It doesn’t take much to find yourself at odds with Jesus through carrying a different spirit than the one He carries. All you need to be is your dear old, loving self! Which, unfortunately, all of us are, to some degree. This scripture proves just that. These guys, James and John, were not the devil with horns. They were actually true, bona fide apostles of Jesus! But titles are meaningless where mean old self is in control. Without that all-important work of the cross in our hearts, even though we remain saved, yet we are as human as the meanest human being on the planet.

Let us recap what had been happening here. Apparently, Jesus had been passing through a number of villages on His way to Jerusalem. The residents of these villages probably had never seen Jesus, but they had heard of the great works that He had been doing further down the road. When He finally came to their villages, the villagers came out in force crying, “Hosanna! Hosanna! Glory, hallelujah!”

Women swooned on simply seeing Jesus. Men worshiped at His feet. Many cried tears of emotion upon seeing this glorious Man. It was a moment of joy and high emotion for everyone.

The apostles of Jesus lapped at the glory that was being poured upon Jesus – and them. They huffed and puffed with pride. There were smiles all around. This, at last, was what it meant to be an apostle of Jesus! So much attention, so much glory! Wow!! They were finally beginning to reap the fruits of their apostleship. It is clear this was what they were thinking.

They were on a high, they were on a roll. So it was, that when a certain village of the Samaritans appeared to put a halt to their roll, they did not take kindly to it.

Jesus had always sent people ahead to prepare a place for Him. I believe the reason was not selfishness on the part of Jesus. On the contrary, because Jesus traveled with such a large team (His 12 apostles and probably many more) He definitely needed preparations for these guys to eat and sleep. He did not send men ahead to prepare the townspeople to receive Him. At no time did Jesus ever think about Himself.

But every village that Jesus had passed through had received Him with chants of “Glory, glory, hallelujah!” Everyone knew who He was and His arrival was highly anticipated. But it was not to be so in one particular village.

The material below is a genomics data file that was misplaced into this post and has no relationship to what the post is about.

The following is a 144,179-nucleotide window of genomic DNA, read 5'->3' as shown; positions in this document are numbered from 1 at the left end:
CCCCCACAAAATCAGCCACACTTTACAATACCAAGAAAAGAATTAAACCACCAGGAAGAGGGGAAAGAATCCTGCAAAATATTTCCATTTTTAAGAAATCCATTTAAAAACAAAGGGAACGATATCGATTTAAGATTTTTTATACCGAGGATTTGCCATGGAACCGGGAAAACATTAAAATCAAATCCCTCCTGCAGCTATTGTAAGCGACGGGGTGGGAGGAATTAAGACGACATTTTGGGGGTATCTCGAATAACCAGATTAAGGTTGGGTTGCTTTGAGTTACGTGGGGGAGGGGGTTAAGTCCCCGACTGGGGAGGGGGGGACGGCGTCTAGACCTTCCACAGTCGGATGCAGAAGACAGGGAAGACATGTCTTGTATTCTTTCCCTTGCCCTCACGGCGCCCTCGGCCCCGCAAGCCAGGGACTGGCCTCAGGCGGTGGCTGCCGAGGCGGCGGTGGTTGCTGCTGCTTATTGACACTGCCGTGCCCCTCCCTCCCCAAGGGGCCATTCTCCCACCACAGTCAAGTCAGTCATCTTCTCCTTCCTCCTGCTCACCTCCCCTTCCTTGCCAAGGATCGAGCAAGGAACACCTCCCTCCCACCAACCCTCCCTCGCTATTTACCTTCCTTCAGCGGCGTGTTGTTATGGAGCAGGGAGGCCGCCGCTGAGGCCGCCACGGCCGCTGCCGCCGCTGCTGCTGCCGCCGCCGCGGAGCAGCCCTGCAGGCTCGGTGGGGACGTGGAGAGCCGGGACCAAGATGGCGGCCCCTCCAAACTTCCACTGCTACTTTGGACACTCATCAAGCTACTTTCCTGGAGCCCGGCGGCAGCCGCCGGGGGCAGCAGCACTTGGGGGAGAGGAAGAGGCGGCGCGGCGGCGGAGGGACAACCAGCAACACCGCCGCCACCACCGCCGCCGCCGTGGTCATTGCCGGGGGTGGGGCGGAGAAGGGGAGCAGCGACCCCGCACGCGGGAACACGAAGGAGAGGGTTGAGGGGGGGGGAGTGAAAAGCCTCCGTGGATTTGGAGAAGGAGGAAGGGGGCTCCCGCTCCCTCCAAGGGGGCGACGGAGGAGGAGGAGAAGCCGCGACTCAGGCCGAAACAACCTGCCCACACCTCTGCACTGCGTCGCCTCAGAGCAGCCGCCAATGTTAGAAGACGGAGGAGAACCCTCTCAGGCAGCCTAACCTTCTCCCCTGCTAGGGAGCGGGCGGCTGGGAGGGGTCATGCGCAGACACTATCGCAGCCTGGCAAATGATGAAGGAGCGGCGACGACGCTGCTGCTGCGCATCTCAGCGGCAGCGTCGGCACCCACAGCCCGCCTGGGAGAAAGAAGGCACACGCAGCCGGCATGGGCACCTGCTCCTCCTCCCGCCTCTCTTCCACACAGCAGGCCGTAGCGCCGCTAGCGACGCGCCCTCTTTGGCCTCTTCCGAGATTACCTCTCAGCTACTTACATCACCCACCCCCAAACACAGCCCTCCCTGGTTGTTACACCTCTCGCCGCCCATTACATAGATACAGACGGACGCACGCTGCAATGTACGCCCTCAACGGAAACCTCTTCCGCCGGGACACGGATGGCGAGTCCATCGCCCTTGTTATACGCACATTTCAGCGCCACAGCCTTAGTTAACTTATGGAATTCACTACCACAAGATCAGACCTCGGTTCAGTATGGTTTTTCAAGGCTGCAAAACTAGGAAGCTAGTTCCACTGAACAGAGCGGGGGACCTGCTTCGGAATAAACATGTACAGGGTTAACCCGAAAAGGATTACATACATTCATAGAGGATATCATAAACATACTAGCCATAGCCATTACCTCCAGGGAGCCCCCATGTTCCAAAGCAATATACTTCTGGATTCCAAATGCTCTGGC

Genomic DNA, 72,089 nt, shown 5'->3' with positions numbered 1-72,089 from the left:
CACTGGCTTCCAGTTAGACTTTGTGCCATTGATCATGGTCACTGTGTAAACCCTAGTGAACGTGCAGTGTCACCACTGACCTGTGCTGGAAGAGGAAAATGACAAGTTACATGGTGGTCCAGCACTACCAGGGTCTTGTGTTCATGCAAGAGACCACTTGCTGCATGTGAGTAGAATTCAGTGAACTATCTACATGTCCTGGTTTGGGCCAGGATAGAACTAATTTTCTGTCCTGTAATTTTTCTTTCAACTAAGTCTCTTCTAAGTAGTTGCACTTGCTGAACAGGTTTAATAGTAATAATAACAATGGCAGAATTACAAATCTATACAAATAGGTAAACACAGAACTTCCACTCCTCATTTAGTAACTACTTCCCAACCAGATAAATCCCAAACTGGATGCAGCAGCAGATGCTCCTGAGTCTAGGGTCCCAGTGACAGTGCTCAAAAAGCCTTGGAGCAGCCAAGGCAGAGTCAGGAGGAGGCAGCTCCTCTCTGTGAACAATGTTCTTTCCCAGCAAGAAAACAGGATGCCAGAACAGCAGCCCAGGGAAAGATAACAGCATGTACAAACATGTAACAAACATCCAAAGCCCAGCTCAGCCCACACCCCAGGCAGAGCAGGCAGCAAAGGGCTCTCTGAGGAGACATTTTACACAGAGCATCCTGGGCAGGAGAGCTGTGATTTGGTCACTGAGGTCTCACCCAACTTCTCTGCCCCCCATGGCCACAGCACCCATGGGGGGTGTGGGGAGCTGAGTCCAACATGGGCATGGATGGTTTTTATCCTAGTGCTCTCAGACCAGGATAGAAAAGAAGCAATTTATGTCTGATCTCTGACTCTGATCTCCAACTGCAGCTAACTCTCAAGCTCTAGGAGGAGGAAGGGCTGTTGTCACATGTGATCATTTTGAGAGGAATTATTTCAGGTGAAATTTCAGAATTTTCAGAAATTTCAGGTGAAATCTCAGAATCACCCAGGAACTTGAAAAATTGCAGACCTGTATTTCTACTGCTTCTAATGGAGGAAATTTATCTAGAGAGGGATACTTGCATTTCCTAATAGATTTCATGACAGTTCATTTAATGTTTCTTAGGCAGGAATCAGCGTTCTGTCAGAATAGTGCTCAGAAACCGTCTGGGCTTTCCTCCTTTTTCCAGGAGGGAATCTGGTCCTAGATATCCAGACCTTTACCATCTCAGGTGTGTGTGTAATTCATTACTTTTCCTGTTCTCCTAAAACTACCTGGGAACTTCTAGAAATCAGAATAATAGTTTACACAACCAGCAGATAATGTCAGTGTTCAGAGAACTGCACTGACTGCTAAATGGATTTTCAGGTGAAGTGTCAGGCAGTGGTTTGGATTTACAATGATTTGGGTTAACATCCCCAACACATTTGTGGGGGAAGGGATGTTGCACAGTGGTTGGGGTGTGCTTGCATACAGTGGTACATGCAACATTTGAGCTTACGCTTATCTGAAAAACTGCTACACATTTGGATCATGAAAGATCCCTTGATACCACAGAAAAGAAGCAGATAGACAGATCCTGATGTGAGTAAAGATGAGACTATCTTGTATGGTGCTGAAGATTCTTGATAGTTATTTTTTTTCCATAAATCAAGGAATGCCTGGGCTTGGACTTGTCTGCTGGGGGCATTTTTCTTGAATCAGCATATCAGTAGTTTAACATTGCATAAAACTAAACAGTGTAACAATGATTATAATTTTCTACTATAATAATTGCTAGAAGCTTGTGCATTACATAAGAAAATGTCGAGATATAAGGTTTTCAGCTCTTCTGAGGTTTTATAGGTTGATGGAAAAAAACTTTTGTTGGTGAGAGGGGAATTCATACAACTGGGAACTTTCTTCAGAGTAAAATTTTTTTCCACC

When the messengers whom Jesus had sent to this Samaritan village entered it, no one appeared to take any notice of them. So they grabbed a megaphone and announced that they had been sent by the mighty Jesus. But people went on with their business as if they were deaf. In a desperate attempt to fire things up, the apostles started the “Glory, glory, Hallelujah” jingle. No one joined them. Not a leaf rustled. These Samaritans were not going to receive anyone whose final destination was Jerusalem, whoever he was!

The messengers came back to Jesus and the apostles with the grim news that this particular village had actually refused to receive Him. Upon hearing the news, the apostles were furious. They had just had a taste of worldly glory, and they wanted more of it. Certainly, they could not now cope with anyone who showed Jesus – and them – any form of disrespect.

That piece of news was especially galling for James and John, who had a peculiar penchant for glory. These were the two guys who would later on go to Jesus with their mother asking to have one sit at His right hand and the other at His left in His glory. Finally, unable to control themselves, James and John asked Jesus to have fire sent down from heaven to burn up these worthless Samaritans who would not bow to Him.

In other words, the lives of the Samaritans were of less value to these apostles than their own pride! And Jesus was extremely displeased. He was displeased, not at the Samaritans, but at His apostles! The Bible says that He turned and rebuked them. He told them, “You are carrying a strange spirit in you!”

We do not have to be the devil to carry a different spirit than Jesus’. All we need is to allow that nature of our old man to have the upper hand, and we have fallen. When we allow pride, arrogance and the lusts of the flesh to reign in our lives, we have fallen. We have allowed a different spirit than Christ’s to reign over us. For the Spirit of Jesus, who is the Holy Spirit Himself, is selfless, humble and loving. He does not carry the selfishness and glory-seeking that the worldly spirit does. It is the flesh which loves worldly glory. The flesh has no love in it. It will go to any extreme to fulfill its selfish desires. It will even kill.

(I have seen men of God who are so used to being called “Bishop so-and-so” that if you call them “Brother”, they consider it an insult.)